This is an example of why people call for, and why this state needs to have, what are called model litigant guidelines. The reason that states implement model litigant guidelines is precisely because it is recognised that the state has a degree of power and access to resources that individuals, when they are trying to take on the state, simply do not have at their disposal. It is recognised that it is not the role of the state to engage in oppressive behaviour against its citizens, yet that is exactly what happened in this instance. It is not enough that these people were subject to the most heinous conduct by the police, were let down by the independent oversight bodies, were subject to—I will absolutely say this—corrupt behaviour within the police force, but they then had to take it upon themselves to try to address the issue, only to deal with a state that uses its might, power and almost limitless resources to be able to deny them justice even further. I think this is absolutely appalling and I am so angry that this has been able to happen. Members here should be absolutely enraged that this has been able to happen as well.

I have asked whether the government has any intention to introduce model litigant guidelines. I will go back because I am not the first Green to have mentioned the issue in this place. My former parliamentary colleague Hon Giz Watson asked the parliamentary secretary representing the then Attorney General about whether there was any intent to introduce model litigant guidelines within Western Australia. On 21 September 2010, the then Attorney General came back, via the then parliamentary secretary, and answered —

Model litigant guidelines are unnecessary in this jurisdiction. Judicial pronouncements throughout Australia dating back to at least 1912 have identified a clear and unambiguous duty upon the state to act fairly and honourably in the conduct of litigation.

At the time, the Attorney General said that we do not need to have model litigant guidelines because, effectively, the state is already sort of doing it now. The answer goes on and the final statement reads —

The convergence between general barristers’ duties and model litigants’ duties has been further supported by judicial statements.

I asked the question again of this Attorney General on 16 May 2018. I asked whether the Attorney General would issue model litigant guidelines for legal practitioners acting for the state and its agencies. The reply was —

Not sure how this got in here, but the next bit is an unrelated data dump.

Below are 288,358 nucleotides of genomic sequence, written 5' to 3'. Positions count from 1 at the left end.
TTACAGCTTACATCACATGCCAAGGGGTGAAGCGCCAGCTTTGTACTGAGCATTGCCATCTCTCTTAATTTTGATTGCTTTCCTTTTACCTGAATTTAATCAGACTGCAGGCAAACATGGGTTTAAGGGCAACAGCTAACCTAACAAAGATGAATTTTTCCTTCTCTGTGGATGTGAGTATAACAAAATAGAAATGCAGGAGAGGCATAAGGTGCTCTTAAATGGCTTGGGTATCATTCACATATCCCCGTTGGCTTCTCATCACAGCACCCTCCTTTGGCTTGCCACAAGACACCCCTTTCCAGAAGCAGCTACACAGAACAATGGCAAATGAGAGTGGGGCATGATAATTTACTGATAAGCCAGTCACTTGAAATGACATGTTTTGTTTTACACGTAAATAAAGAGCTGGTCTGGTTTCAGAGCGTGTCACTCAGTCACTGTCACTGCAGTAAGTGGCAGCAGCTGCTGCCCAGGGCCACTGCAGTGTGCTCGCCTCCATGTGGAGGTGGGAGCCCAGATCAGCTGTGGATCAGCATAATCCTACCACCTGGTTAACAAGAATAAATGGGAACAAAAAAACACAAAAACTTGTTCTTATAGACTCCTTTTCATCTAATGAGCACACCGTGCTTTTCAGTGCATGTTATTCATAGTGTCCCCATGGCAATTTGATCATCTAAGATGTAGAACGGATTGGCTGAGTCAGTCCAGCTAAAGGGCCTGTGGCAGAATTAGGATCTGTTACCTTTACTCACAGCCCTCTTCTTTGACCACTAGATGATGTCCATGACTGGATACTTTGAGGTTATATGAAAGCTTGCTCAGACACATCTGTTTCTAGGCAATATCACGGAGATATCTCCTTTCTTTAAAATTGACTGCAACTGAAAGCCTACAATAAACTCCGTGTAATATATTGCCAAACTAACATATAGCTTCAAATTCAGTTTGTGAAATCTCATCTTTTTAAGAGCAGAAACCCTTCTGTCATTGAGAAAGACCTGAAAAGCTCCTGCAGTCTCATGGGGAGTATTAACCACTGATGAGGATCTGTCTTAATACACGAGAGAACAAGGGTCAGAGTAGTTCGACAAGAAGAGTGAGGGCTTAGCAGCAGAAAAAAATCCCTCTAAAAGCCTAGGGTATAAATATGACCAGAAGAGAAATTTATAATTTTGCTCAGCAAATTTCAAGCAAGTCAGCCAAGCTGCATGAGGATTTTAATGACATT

Generally, I have no plans to issue model litigant guidelines as the State of Western Australia, and its practitioners, have a duty to act fairly and honourably in the conduct of litigation.

The obligations on government practitioners do not differ from those incumbent upon all barristers and solicitors conducting litigation, albeit they are held to a higher standard. These obligations echo model litigant guidelines in other jurisdictions and it is difficult to envisage a way to express these higher standards for the purposes of codified guidelines.

It was, effectively, exactly the same answer and I have to say it was pretty unimpressive. I will also say that this question followed a previous question I had asked on 27 March, probably six weeks before I asked the second question. It was —

Will the Attorney General issue model litigant guidelines for legal practitioners acting for the state and its agencies?

The answer I received was —

Given the detail of the question and the answer required, the Attorney General requests that this question be placed on notice.

It was a yes or no question, so it was a disgraceful answer. Nevertheless, after asking the question, I finally got the answer that said, “No, we don’t need it.” Clearly, we do need model litigant guidelines. As demonstrated by what has happened to Dr Cunningham and Ms Atoms, we cannot trust the state to do the right thing when it comes to the appeals process. We clearly cannot trust that it will be done in a way that is fair and not oppressive to citizens. We need to start looking at how we can address justice for people.

How, members, are we going to get the Corruption and Crime Commission to finally start investigating this matter? Since the committee’s “Unfinished business: The Corruption and Crime Commission’s response to the Committee’s report on Dr Cunningham and Ms Atoms” report came out, a series of Corruption and Crime Commission reports have come out that draw attention to the use of excessive force in a number of other scenarios. One of the jurisdictions that mentions excessive force in relation to tasering was at Fremantle train station—the same station where this couple was subjected to what they went through. Reports also criticise the internal police processes and investigations. Clearly, we have an ongoing systemic problem, yet this particular case is especially problematic because of all the resultant activity that occurred around malicious prosecution and what happened with the tampering of evidence. If it happened to this couple, who else has it happened to? If the police officers responsible have got away with doing it this time, how can we feel confident that it will not happen to other citizens as well?

I think this is going to be a very live issue that continues to raise more questions than answers. I am aware that other people wish to have an opportunity to speak, so I will sit down in a moment, but I still wish to be able to say more in the future.

[Speeches and comments from various members]

Consideration of report postponed, pursuant to standing orders.